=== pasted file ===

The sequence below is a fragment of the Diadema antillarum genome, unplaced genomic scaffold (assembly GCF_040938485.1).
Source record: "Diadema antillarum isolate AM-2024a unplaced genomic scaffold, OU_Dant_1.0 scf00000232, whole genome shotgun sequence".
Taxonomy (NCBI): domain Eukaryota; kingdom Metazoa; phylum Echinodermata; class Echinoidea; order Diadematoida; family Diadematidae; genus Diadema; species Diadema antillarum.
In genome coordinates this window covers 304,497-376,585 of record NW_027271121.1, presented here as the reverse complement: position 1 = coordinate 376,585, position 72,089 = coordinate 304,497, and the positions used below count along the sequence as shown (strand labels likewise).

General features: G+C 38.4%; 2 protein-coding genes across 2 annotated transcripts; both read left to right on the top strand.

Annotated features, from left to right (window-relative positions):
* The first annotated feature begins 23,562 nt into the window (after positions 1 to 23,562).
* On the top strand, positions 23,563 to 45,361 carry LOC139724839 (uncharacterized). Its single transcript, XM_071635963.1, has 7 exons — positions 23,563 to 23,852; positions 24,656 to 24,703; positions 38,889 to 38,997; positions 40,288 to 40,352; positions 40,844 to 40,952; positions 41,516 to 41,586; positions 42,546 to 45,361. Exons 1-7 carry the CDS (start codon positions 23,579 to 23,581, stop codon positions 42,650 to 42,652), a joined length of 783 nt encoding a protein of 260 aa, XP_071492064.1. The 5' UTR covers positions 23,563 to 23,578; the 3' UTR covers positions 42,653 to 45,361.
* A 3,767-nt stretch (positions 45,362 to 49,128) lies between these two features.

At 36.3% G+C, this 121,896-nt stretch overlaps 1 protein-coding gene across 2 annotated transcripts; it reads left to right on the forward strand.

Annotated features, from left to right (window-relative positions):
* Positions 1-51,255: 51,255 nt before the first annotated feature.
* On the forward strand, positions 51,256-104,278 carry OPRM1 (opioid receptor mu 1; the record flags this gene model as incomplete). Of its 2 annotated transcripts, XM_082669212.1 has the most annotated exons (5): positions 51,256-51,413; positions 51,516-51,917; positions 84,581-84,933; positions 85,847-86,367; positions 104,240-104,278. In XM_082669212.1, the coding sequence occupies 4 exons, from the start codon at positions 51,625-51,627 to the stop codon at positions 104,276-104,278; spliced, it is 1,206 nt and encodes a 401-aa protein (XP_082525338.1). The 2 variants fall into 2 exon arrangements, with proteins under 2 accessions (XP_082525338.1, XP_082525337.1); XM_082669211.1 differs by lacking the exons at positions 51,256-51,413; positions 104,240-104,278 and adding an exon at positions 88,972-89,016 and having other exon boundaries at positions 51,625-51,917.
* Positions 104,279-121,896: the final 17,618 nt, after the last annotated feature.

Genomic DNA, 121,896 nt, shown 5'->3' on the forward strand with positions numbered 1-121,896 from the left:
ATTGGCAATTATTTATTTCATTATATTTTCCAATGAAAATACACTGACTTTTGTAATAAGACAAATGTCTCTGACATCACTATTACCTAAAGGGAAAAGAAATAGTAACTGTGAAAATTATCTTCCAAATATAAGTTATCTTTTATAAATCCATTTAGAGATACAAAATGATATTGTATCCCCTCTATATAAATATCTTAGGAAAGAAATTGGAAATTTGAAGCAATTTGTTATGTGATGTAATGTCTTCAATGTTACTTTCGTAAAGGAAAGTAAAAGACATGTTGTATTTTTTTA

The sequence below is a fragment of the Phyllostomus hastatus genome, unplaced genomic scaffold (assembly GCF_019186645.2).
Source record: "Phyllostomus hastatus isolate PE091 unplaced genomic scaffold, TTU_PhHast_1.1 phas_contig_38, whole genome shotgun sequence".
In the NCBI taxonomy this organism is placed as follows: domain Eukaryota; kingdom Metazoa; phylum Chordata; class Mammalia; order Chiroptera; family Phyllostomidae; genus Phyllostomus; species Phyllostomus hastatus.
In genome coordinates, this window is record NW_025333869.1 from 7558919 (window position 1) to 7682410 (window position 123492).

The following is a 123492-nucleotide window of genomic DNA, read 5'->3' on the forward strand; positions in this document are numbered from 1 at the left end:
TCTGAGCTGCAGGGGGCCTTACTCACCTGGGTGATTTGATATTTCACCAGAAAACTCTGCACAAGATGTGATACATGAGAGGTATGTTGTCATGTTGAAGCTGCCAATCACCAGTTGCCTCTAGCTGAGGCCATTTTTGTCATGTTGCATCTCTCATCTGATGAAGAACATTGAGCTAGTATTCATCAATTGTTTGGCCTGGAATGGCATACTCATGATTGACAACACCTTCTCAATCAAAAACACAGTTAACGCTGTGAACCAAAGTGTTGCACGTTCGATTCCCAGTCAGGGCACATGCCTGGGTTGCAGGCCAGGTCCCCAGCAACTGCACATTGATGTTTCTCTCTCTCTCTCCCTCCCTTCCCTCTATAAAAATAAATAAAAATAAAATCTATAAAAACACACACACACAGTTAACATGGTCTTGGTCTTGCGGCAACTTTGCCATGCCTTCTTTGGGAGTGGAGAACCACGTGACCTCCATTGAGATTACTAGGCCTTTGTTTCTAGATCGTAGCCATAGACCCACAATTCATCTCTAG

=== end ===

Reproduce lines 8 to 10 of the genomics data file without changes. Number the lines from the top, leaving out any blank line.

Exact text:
* On the top strand, positions 23,563 to 45,361 carry LOC139724839 (uncharacterized). Its single transcript, XM_071635963.1, has 7 exons — positions 23,563 to 23,852; positions 24,656 to 24,703; positions 38,889 to 38,997; positions 40,288 to 40,352; positions 40,844 to 40,952; positions 41,516 to 41,586; positions 42,546 to 45,361. Exons 1-7 carry the CDS (start codon positions 23,579 to 23,581, stop codon positions 42,650 to 42,652), a joined length of 783 nt encoding a protein of 260 aa, XP_071492064.1. The 5' UTR covers positions 23,563 to 23,578; the 3' UTR covers positions 42,653 to 45,361.
* A 3,767-nt stretch (positions 45,362 to 49,128) lies between these two features.

At 36.3% G+C, this 121,896-nt stretch overlaps 1 protein-coding gene across 2 annotated transcripts; it reads left to right on the forward strand.